Habermas e Internet

Habermas e Internet.

Vejam post do Howard Rheingold no Smart Mob sobre a pergunta que ele fez para HAbermas sobre Internet e Esfera Publica:


“I recently asked Jurgen Habermas in a public forum what his current opinion is about the state of the public sphere, now that the broadcast era has been supplanted by the many-to-many media that enable so many people to use the Internet as a means of political expression. He blew off the question without explanation, and a little further investigation into the very sparse pronouncements he has made in this regard has led me to understand that he simply does not understand the Internet. His ideas about the relationship between public opinion and democracy and the role of communication media, and the commodification and manipulation of political opinion via public relations, are still vitally important. But I think it’s important now to build new theories and not simply to rely on Habermas, who is signalling his ignorance of the meaning of the changes in the infosphere that have taken place in recent decades. He did his part in his time, but the ideal public sphere he described — a bourgeois public sphere dominated by broadcast media — should not be taken as the model for the formation of public opinion in 21st century democracies.


Although I got up at 6 AM last Friday to prepare and commute to a 9-noon class at Berkeley, I added two hours more driving to my day to drive to Stanford to hear Habermas speak at the Richard Rorty memorial lecture. The central question about the meaning of my own work — does Internet communication improve the public sphere, and therefore, democracy, or does it not? — revolves around ideas he is credited with inventing. The lecture was abstruse analytical philosophy. When he finished, only one person stepped up to the microphone to ask a question. (…) I could never forgive myself if I failed to step up, but I have to say that my heart was pounding in my chest. Everybody at Stanford who cares about Habermas was watching. I begged his forgiveness for a brief digression from the discussion of Rorty’s philosophy but said that I could not forego the opportunity to ask what he thought of the future and health of the public sphere, now that the broadcast era he wrote about has been supplanted by an infosphere in which so many people use the infosphere to express political opinion.

He blew me off! He didn’t say “out of respect for Rorty, I will decline to discuss my own work.” He didn’t say “that’s complicated and would take more time than I have.” He didn’t say, “I’m working on that and wish to remain silent until I publish.” He rather inelegantly said that he wouldn’t answer that, and I should perhaps refer to the recent book of interviews with Rorty. I couldn’t let it go at that, so I said, before walking away — in front of all of Stanford, it seemed to me — that many people in the world are very interested in his answer to this question and hope that he will address it in some way.”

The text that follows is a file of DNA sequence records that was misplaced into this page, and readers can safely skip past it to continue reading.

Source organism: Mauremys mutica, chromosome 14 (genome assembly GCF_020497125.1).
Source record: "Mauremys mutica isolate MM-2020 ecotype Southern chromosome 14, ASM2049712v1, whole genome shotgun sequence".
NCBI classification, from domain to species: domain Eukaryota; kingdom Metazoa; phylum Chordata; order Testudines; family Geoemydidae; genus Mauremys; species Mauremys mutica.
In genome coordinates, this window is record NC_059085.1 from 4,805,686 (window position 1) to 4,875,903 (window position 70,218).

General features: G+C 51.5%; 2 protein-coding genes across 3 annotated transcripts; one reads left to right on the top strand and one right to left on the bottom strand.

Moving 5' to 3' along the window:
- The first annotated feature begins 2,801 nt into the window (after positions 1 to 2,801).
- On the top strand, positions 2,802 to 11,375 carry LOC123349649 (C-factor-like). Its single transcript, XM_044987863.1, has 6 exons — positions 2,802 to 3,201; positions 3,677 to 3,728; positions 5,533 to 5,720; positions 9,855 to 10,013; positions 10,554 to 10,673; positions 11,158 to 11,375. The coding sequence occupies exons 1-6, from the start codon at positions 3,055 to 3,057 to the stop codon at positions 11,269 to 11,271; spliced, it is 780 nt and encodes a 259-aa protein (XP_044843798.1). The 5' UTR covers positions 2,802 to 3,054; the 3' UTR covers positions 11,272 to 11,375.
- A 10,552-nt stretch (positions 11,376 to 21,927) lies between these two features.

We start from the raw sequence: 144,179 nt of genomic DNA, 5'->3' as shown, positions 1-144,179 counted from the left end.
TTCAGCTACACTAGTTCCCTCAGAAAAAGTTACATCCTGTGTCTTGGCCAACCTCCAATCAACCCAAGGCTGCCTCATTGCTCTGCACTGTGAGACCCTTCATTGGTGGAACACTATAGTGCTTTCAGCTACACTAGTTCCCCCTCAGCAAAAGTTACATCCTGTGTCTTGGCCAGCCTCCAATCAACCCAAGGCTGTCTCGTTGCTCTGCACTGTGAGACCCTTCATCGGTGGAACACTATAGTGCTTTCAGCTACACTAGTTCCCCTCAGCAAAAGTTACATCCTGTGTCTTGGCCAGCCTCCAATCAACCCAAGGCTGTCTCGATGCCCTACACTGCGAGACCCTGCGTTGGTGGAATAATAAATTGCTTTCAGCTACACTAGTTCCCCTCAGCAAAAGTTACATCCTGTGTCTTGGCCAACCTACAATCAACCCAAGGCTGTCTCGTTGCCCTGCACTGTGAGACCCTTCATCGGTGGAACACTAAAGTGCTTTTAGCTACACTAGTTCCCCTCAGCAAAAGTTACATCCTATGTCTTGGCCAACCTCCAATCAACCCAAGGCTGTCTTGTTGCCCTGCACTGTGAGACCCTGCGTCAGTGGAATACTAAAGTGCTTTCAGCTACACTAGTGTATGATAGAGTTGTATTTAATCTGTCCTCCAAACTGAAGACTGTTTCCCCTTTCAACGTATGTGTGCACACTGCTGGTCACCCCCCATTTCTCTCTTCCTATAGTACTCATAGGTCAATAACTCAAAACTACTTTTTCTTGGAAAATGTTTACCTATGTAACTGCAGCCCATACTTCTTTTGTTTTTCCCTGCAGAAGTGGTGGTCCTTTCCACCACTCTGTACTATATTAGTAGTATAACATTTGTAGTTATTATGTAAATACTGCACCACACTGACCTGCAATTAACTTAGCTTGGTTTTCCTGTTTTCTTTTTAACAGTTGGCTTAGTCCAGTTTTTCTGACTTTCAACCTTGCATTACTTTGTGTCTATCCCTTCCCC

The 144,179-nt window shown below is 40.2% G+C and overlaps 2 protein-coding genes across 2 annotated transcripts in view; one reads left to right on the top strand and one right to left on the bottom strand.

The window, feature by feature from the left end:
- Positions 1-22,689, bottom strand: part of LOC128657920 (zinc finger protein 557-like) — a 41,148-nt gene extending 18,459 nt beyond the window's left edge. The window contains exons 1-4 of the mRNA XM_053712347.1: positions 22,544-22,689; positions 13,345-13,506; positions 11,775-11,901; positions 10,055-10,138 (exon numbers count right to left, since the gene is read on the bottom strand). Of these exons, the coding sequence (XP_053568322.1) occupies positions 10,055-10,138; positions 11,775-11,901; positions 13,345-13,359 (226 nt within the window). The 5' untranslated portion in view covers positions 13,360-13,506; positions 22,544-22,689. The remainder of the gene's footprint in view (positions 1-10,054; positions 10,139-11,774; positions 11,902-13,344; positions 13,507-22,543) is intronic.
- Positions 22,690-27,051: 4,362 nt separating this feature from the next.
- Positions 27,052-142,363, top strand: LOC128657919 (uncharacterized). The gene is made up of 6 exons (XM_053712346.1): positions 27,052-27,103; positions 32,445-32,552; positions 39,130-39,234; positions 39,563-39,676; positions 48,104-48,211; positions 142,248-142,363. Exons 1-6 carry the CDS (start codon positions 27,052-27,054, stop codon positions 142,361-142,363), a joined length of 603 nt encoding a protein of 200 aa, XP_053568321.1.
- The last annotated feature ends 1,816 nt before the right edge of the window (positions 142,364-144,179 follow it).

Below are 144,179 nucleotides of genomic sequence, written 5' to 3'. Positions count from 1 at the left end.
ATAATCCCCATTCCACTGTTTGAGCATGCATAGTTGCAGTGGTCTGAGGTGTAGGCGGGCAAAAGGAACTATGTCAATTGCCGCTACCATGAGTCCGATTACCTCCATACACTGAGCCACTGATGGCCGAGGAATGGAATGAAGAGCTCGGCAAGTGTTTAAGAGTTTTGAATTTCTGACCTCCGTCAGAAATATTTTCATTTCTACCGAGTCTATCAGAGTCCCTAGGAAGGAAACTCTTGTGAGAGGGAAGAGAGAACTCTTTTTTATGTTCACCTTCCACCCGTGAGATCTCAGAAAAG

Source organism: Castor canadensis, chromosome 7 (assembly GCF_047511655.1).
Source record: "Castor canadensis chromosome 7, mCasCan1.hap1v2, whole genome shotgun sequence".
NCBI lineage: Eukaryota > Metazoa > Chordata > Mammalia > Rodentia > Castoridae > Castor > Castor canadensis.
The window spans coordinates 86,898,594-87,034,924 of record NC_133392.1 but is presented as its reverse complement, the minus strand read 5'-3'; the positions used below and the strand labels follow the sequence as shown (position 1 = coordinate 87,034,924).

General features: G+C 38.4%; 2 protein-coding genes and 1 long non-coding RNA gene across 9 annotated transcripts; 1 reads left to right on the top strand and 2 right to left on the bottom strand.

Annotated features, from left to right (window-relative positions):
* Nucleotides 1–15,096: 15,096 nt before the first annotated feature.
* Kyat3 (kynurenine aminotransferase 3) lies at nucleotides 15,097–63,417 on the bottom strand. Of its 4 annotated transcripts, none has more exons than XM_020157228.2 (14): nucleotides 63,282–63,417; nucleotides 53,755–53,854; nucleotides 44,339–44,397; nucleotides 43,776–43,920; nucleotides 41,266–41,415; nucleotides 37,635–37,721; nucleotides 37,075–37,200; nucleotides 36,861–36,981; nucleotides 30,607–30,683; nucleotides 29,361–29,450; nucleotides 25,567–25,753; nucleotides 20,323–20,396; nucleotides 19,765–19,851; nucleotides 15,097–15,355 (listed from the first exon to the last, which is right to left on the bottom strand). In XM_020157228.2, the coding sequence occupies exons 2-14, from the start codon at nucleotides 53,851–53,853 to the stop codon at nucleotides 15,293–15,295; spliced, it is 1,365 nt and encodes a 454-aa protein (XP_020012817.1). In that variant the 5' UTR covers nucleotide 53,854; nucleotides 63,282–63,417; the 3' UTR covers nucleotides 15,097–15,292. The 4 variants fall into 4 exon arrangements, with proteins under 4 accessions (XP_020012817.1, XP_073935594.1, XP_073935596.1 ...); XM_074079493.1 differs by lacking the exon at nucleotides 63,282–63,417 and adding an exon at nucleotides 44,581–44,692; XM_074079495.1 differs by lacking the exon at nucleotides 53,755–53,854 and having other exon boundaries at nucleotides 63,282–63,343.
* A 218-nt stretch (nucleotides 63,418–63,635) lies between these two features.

Afterward, my friend Mike Love pointed me to this long and thoughtful blog post about Habermas’ statement to the International Communication Association, which quoted Habermas:

The Internet has certainly reactivated the grassroots of an egalitarian public of writers and readers. However, computer-mediated communication in the web can claim unequivocal democratic merits only for a special context: It can undermine the censorship of authoritarian regimes that try to control and repress public opinion. In the context of liberal regimes, the rise of millions of fragmented chat rooms across the world tend instead to lead to the fragmentation of large but politically focused mass audiences into a huge number of isolated issue publics. Within established national public spheres, the online debates of web users only promote political communication, when news groups crystallize around the focal points of the quality press, for example, national newspapers and political magazines. (A nice indicator for the critical function of such a parasitical role of online communication is the bill for €2088,00 that the anchor of Bildblog.de recently sent to the director of Bild.T-Online for “services”: The bloggers claimed they improved the work of the editorial staff of the Bildzeitung with useful criticisms and corrections … ).
(p. 423-4, fn. 3 in the published article; p. 9, fn. 14 in the transcript)